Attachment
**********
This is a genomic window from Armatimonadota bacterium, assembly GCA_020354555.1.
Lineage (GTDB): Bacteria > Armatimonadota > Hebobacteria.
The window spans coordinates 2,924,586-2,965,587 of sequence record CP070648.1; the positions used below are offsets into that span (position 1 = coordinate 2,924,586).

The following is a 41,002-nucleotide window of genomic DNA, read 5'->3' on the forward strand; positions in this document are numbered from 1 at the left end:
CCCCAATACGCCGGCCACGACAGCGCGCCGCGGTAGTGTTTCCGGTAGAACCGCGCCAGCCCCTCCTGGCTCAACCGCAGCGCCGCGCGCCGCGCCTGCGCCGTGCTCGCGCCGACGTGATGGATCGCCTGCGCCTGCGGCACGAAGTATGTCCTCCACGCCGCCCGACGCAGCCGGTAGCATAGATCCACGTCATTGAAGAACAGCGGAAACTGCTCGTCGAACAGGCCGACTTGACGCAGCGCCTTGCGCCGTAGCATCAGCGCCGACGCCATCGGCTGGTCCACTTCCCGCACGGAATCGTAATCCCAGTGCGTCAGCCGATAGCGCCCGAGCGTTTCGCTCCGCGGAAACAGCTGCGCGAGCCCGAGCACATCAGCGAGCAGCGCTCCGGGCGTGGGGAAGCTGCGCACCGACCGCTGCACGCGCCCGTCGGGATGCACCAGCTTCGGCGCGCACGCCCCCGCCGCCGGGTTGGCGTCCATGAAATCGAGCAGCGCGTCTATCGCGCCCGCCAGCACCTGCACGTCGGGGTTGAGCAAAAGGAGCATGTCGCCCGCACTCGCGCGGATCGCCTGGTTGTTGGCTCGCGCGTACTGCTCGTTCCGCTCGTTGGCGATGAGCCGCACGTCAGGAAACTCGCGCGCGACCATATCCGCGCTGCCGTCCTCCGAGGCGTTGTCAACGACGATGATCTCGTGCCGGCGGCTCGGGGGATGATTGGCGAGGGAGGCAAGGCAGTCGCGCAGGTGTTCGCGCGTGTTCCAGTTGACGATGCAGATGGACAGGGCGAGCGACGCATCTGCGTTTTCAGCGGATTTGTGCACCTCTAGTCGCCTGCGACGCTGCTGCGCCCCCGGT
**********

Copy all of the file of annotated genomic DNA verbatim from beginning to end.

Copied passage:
This is a genomic window from Armatimonadota bacterium, assembly GCA_020354555.1.
Lineage (GTDB): Bacteria > Armatimonadota > Hebobacteria.
The window spans coordinates 2,924,586-2,965,587 of sequence record CP070648.1; the positions used below are offsets into that span (position 1 = coordinate 2,924,586).

The following is a 41,002-nucleotide window of genomic DNA, read 5'->3' on the forward strand; positions in this document are numbered from 1 at the left end:
CCCCAATACGCCGGCCACGACAGCGCGCCGCGGTAGTGTTTCCGGTAGAACCGCGCCAGCCCCTCCTGGCTCAACCGCAGCGCCGCGCGCCGCGCCTGCGCCGTGCTCGCGCCGACGTGATGGATCGCCTGCGCCTGCGGCACGAAGTATGTCCTCCACGCCGCCCGACGCAGCCGGTAGCATAGATCCACGTCATTGAAGAACAGCGGAAACTGCTCGTCGAACAGGCCGACTTGACGCAGCGCCTTGCGCCGTAGCATCAGCGCCGACGCCATCGGCTGGTCCACTTCCCGCACGGAATCGTAATCCCAGTGCGTCAGCCGATAGCGCCCGAGCGTTTCGCTCCGCGGAAACAGCTGCGCGAGCCCGAGCACATCAGCGAGCAGCGCTCCGGGCGTGGGGAAGCTGCGCACCGACCGCTGCACGCGCCCGTCGGGATGCACCAGCTTCGGCGCGCACGCCCCCGCCGCCGGGTTGGCGTCCATGAAATCGAGCAGCGCGTCTATCGCGCCCGCCAGCACCTGCACGTCGGGGTTGAGCAAAAGGAGCATGTCGCCCGCACTCGCGCGGATCGCCTGGTTGTTGGCTCGCGCGTACTGCTCGTTCCGCTCGTTGGCGATGAGCCGCACGTCAGGAAACTCGCGCGCGACCATATCCGCGCTGCCGTCCTCCGAGGCGTTGTCAACGACGATGATCTCGTGCCGGCGGCTCGGGGGATGATTGGCGAGGGAGGCAAGGCAGTCGCGCAGGTGTTCGCGCGTGTTCCAGTTGACGATGCAGATGGACAGGGCGAGCGACGCATCTGCGTTTTCAGCGGATTTGTGCACCTCTAGTCGCCTGCGACGCTGCTGCGCCCCCGGT